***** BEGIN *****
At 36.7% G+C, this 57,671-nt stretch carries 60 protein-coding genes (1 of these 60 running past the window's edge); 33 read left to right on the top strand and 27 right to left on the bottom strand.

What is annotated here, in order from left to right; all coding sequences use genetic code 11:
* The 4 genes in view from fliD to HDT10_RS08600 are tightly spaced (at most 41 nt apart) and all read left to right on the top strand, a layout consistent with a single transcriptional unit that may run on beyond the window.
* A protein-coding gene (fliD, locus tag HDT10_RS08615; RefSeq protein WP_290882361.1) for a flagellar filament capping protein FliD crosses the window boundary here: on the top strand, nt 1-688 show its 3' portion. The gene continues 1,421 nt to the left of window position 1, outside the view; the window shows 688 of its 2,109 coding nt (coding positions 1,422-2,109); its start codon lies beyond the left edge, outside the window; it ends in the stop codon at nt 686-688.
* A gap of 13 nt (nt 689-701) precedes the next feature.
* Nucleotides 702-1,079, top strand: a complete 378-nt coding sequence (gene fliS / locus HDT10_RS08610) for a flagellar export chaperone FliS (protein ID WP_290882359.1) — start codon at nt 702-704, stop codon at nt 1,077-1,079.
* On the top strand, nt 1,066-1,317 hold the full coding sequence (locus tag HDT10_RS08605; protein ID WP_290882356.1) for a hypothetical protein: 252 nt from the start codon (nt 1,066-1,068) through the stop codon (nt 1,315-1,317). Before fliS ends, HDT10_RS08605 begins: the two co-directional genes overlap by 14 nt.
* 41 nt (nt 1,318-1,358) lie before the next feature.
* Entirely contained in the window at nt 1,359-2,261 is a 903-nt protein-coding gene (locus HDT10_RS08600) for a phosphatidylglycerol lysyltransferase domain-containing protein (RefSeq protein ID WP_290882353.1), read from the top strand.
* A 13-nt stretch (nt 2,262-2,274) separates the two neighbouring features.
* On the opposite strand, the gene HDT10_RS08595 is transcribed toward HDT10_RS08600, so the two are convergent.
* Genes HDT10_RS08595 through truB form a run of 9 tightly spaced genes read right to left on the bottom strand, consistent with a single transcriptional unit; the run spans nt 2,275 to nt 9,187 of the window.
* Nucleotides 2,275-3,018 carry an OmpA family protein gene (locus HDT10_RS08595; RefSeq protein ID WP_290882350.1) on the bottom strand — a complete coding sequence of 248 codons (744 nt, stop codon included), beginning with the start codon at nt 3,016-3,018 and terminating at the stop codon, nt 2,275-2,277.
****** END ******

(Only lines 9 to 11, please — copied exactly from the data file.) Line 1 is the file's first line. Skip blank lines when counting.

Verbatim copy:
* Entirely contained in the window at nt 1,359-2,261 is a 903-nt protein-coding gene (locus HDT10_RS08600) for a phosphatidylglycerol lysyltransferase domain-containing protein (RefSeq protein ID WP_290882353.1), read from the top strand.
* A 13-nt stretch (nt 2,262-2,274) separates the two neighbouring features.
* On the opposite strand, the gene HDT10_RS08595 is transcribed toward HDT10_RS08600, so the two are convergent.